Browsing named entities in William F. Fox, Lt. Col. U. S. V., Regimental Losses in the American Civil War, 1861-1865: A Treatise on the extent and nature of the mortuary losses in the Union regiments, with full and exhaustive statistics compiled from the official records on file in the state military bureaus and at Washington. You can also browse the
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, were detached and ordered on the Fort Fisher expedition.
After the brilliant capture of Fort Fisher by these troops, they remained in North Carolina, and, in March, 1865, the Tenth Corps was revived.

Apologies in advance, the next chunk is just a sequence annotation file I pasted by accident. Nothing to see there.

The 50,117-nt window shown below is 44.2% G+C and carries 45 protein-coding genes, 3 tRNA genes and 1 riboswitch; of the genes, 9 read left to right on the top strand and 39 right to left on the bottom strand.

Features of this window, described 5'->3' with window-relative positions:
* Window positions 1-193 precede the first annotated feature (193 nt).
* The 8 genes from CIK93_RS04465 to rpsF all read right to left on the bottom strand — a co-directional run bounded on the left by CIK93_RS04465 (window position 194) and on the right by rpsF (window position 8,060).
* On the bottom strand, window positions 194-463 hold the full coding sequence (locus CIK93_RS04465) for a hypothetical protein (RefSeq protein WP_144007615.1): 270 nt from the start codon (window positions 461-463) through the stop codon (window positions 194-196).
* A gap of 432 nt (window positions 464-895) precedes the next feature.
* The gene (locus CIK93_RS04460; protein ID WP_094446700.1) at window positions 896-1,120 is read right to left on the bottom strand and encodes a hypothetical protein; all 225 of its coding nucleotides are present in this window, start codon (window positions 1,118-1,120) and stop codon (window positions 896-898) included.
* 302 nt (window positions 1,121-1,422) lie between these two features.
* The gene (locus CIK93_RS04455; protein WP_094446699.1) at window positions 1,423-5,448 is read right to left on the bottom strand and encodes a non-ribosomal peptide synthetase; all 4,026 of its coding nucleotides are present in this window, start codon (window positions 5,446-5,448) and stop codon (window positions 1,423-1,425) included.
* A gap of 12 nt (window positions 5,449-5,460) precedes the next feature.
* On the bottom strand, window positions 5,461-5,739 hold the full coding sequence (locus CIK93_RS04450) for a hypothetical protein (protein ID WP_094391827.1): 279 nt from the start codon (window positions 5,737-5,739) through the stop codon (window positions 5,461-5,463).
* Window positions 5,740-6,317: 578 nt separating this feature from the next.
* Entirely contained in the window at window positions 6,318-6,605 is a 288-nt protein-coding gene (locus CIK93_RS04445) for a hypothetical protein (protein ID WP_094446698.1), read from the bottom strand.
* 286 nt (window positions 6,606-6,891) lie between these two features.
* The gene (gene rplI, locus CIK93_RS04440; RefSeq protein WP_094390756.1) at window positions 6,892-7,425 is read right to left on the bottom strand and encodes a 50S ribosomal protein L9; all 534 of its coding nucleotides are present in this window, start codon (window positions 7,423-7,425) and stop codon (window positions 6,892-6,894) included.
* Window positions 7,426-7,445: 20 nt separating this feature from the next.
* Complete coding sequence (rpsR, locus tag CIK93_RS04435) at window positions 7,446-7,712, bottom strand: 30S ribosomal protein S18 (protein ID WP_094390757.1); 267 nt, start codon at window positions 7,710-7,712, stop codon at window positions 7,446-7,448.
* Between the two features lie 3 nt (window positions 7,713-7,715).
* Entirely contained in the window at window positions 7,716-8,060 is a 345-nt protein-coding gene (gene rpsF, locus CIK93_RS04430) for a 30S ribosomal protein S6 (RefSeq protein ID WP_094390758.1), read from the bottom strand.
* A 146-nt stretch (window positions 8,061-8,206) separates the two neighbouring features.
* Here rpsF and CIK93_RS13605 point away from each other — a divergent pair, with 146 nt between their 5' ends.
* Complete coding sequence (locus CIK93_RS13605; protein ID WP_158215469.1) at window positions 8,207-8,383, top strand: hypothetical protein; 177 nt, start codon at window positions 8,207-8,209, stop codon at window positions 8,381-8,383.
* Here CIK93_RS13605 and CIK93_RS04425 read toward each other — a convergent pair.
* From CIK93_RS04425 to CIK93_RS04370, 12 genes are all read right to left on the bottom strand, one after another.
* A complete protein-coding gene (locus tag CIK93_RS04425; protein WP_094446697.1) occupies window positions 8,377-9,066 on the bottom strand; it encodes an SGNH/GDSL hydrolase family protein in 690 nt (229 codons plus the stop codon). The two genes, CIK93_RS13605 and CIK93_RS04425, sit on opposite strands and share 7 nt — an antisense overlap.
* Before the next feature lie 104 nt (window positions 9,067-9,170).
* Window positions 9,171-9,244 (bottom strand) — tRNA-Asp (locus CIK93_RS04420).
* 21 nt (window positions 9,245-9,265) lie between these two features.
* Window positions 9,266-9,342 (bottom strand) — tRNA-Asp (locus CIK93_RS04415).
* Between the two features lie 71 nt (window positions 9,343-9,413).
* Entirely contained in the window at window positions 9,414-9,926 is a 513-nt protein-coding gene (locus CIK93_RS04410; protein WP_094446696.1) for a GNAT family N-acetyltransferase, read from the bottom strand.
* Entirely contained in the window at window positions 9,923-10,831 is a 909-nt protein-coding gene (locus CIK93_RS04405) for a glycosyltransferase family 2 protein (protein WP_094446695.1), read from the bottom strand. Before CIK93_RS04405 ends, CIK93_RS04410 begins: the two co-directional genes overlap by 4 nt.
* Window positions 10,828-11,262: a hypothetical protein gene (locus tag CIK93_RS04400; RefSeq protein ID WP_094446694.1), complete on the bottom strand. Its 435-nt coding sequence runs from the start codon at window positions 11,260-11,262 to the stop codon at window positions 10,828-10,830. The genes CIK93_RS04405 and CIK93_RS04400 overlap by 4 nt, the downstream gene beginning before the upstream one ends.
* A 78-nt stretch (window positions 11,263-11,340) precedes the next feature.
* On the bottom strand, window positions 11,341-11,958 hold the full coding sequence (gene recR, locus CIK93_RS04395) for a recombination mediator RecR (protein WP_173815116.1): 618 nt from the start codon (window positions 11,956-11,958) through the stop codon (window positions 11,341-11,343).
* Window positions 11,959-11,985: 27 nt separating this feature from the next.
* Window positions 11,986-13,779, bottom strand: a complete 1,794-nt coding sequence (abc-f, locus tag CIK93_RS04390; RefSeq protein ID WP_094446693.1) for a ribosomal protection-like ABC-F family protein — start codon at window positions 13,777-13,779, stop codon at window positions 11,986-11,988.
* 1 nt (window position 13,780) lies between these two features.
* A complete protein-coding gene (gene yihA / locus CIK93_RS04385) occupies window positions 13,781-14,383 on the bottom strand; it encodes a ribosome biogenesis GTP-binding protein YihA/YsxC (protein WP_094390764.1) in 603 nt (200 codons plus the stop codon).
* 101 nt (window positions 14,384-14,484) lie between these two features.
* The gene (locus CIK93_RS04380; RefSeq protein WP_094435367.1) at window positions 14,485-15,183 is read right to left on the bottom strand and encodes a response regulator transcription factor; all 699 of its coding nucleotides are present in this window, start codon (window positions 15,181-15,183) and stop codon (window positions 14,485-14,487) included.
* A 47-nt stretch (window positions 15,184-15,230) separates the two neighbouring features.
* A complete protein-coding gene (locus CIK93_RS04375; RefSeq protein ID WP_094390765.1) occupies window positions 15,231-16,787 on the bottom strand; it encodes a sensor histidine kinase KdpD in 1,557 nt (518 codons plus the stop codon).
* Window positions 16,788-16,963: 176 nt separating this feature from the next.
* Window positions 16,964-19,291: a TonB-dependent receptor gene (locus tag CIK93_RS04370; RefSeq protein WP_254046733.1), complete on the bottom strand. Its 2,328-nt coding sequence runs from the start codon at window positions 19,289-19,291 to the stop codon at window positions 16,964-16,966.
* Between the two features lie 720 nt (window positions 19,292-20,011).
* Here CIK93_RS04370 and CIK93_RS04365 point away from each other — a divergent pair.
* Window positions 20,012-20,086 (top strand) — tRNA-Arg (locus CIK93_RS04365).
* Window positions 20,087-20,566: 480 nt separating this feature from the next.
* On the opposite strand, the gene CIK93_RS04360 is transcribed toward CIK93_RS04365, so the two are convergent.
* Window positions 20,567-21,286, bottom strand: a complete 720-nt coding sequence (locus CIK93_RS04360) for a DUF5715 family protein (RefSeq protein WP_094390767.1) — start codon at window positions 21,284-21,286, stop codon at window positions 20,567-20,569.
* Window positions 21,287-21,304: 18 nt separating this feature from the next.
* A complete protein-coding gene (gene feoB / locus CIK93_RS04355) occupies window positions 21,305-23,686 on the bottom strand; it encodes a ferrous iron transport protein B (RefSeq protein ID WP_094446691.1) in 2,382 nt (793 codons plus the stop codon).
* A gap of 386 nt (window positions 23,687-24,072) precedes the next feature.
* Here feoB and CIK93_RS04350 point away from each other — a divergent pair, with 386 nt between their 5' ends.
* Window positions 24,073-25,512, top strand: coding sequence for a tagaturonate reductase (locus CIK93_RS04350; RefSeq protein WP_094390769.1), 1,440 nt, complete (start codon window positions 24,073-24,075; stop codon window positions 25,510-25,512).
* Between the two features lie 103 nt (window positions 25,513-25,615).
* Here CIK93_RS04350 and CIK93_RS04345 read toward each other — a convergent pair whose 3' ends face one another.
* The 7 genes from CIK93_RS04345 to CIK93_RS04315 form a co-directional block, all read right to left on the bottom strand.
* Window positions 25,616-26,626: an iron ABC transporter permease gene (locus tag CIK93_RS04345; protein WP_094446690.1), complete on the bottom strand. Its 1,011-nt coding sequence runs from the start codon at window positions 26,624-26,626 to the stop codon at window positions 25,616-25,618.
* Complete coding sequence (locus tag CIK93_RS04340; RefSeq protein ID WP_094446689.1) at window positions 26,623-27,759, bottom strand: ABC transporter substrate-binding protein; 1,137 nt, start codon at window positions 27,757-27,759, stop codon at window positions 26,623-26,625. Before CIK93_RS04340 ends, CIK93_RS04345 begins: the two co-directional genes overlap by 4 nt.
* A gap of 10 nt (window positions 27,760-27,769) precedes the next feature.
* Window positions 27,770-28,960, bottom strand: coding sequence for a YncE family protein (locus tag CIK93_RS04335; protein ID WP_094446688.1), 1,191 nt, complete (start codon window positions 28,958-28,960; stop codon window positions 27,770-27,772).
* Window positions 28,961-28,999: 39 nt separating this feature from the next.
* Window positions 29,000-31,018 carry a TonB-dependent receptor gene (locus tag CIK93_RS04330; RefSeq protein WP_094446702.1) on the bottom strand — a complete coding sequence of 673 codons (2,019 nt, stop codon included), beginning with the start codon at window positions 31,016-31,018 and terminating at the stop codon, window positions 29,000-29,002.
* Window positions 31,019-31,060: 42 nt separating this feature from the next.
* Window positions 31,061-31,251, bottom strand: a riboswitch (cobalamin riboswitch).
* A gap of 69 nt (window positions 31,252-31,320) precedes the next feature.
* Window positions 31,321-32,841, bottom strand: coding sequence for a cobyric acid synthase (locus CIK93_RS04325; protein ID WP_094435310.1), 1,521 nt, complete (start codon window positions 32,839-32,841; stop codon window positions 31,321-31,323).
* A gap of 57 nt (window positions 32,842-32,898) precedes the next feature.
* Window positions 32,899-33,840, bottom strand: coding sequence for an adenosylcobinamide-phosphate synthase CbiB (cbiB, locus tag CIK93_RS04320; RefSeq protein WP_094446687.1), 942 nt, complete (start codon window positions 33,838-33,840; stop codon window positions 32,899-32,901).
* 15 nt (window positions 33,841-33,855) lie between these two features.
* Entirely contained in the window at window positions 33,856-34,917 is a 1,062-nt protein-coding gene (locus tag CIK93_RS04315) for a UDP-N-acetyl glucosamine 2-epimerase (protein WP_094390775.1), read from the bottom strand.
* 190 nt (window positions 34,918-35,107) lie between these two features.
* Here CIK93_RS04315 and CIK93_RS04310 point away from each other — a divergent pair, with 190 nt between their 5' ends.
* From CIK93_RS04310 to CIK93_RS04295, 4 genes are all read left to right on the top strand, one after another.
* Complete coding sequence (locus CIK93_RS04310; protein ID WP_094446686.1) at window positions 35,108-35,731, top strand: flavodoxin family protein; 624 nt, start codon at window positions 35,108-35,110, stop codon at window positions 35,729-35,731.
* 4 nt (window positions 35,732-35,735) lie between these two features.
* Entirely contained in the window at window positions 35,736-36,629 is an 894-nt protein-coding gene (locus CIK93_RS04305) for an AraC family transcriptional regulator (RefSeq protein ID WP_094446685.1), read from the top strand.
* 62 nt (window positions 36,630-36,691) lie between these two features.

As reorganized, it consisted of Birge's (1st) Division, composed of three brigades taken from Grover's Division of the Nineteenthond Division having arrived at Savannah, General Grover was assigned to the command of the district, and General H. W. Birge to the command of the division.
In March, 1865, Birge's Division, containing three brigades, eighteen regiments, was ordered to North Carolina, where it was attached temporarily to the Tenth Corps and was decCook's, Hatch's, Johnson's and Knipe's — were present.
After the defeat and dismemberment of Hood's Army, Wilson entered Alabama with his corps of troopers in March, 1865, and there fought the closing battles of the war. His four divisions were there commanded by Generals McCook, Hatch, Long and Upton.
Although the last infantry